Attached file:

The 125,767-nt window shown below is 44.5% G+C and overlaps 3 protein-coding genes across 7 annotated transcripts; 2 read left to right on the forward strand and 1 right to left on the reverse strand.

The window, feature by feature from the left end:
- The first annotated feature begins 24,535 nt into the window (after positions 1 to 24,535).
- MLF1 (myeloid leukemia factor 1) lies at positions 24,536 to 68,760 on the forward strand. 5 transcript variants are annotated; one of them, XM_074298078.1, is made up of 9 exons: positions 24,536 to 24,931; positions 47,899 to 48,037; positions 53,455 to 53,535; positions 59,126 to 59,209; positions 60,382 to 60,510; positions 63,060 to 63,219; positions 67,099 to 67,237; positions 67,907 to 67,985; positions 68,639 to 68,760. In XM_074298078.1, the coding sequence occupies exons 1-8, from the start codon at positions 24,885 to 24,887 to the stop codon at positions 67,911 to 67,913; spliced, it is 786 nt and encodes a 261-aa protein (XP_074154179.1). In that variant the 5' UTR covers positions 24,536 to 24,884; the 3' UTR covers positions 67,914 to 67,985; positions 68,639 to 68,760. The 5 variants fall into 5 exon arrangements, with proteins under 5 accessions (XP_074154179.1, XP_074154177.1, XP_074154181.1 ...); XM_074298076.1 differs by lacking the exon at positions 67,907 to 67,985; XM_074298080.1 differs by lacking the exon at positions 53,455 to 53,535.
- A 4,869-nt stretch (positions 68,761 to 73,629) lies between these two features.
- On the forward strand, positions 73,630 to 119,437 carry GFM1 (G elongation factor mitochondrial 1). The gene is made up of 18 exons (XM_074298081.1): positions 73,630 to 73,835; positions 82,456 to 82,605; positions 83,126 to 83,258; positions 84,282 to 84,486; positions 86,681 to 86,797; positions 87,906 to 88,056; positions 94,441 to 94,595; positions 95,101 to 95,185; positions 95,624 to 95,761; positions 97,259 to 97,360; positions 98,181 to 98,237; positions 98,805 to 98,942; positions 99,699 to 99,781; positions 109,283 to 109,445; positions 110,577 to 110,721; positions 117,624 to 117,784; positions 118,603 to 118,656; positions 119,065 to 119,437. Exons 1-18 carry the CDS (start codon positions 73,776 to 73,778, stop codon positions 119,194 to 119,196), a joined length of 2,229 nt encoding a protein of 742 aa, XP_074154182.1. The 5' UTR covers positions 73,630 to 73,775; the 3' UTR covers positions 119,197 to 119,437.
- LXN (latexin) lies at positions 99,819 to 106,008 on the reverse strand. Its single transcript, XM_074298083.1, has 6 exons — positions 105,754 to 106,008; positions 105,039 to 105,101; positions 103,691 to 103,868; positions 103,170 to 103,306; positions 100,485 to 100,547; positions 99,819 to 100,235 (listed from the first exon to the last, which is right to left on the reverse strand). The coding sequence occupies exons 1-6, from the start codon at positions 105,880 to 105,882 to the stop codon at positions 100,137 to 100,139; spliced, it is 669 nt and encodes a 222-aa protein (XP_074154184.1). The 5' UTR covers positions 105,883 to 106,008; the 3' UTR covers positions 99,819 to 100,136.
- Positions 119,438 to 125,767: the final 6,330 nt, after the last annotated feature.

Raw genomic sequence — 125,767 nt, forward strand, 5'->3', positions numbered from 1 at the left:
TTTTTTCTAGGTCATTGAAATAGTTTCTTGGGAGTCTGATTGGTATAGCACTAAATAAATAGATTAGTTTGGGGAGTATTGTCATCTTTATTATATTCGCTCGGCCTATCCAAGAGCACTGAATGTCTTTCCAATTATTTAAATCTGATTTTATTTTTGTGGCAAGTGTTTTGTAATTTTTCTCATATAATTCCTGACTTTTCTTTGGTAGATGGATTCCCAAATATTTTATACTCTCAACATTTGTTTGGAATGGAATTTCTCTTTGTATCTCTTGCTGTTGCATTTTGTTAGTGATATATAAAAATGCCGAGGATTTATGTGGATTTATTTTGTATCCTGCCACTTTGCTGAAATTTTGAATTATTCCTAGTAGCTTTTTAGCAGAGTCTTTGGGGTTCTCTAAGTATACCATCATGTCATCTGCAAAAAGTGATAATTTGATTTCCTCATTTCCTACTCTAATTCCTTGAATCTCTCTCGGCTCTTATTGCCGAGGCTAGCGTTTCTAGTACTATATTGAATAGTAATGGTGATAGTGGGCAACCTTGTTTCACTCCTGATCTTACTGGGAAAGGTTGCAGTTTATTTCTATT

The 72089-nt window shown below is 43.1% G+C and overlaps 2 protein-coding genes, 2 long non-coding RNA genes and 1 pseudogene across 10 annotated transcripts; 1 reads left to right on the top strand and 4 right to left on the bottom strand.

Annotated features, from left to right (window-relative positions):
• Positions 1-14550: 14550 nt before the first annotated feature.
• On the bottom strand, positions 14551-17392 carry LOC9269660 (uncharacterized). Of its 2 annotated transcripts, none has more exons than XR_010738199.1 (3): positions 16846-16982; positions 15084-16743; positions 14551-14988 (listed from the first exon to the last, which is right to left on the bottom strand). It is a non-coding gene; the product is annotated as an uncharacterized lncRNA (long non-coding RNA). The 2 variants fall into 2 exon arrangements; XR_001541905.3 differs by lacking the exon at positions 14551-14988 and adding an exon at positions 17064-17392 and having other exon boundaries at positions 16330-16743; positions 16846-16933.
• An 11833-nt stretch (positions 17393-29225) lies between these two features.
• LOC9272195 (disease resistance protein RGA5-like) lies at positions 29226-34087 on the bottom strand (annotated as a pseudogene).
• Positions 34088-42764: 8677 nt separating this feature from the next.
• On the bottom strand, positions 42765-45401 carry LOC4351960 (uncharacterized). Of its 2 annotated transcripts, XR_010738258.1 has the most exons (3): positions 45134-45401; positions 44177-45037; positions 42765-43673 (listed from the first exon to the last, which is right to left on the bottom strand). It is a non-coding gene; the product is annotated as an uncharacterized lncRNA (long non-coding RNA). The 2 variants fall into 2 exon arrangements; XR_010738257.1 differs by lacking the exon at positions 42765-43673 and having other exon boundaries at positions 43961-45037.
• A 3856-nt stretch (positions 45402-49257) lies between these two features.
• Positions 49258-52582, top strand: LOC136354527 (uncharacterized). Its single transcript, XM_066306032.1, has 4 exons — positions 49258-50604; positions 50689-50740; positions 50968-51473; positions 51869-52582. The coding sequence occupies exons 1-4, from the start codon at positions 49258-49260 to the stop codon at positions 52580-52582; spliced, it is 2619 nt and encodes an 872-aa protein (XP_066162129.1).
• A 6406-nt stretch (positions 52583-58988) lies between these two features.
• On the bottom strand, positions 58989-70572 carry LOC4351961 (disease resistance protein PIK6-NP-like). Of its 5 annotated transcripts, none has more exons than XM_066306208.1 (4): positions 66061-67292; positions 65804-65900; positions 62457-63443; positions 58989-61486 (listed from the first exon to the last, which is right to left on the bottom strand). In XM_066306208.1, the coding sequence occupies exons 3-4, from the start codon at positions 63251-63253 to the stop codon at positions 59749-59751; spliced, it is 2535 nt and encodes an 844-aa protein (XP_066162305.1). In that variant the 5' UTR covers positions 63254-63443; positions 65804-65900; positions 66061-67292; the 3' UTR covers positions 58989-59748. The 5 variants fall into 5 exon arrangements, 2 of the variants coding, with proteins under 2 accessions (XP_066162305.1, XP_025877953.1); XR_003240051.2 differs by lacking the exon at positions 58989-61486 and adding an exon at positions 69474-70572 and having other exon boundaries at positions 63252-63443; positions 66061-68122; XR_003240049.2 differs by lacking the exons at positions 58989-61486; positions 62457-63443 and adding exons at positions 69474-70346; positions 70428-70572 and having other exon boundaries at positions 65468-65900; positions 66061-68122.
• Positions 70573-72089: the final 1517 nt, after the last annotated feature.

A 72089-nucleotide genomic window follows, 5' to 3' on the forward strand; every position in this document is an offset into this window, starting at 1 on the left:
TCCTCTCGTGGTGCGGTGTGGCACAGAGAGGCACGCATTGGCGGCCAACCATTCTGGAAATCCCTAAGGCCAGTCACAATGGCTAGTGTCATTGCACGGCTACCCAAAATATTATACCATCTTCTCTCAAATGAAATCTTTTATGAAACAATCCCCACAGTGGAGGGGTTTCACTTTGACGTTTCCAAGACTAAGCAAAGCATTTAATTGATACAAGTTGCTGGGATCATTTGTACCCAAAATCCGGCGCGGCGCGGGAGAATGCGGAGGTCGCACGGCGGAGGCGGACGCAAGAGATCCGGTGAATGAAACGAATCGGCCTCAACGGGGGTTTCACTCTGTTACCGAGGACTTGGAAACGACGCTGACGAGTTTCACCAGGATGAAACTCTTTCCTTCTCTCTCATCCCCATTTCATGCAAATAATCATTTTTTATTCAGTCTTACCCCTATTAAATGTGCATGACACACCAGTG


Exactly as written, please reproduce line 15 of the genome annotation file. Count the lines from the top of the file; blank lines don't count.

• An 11833-nt stretch (positions 17393-29225) lies between these two features.